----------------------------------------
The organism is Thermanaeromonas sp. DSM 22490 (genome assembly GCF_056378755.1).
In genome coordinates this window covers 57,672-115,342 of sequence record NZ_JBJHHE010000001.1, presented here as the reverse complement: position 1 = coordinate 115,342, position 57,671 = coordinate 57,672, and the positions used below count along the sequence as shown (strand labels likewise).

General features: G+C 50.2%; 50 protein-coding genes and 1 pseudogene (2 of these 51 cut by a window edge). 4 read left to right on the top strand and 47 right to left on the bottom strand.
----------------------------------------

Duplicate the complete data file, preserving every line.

The organism is Thermanaeromonas sp. DSM 22490 (genome assembly GCF_056378755.1).
In genome coordinates this window covers 57,672-115,342 of sequence record NZ_JBJHHE010000001.1, presented here as the reverse complement: position 1 = coordinate 115,342, position 57,671 = coordinate 57,672, and the positions used below count along the sequence as shown (strand labels likewise).

General features: G+C 50.2%; 50 protein-coding genes and 1 pseudogene (2 of these 51 cut by a window edge). 4 read left to right on the top strand and 47 right to left on the bottom strand.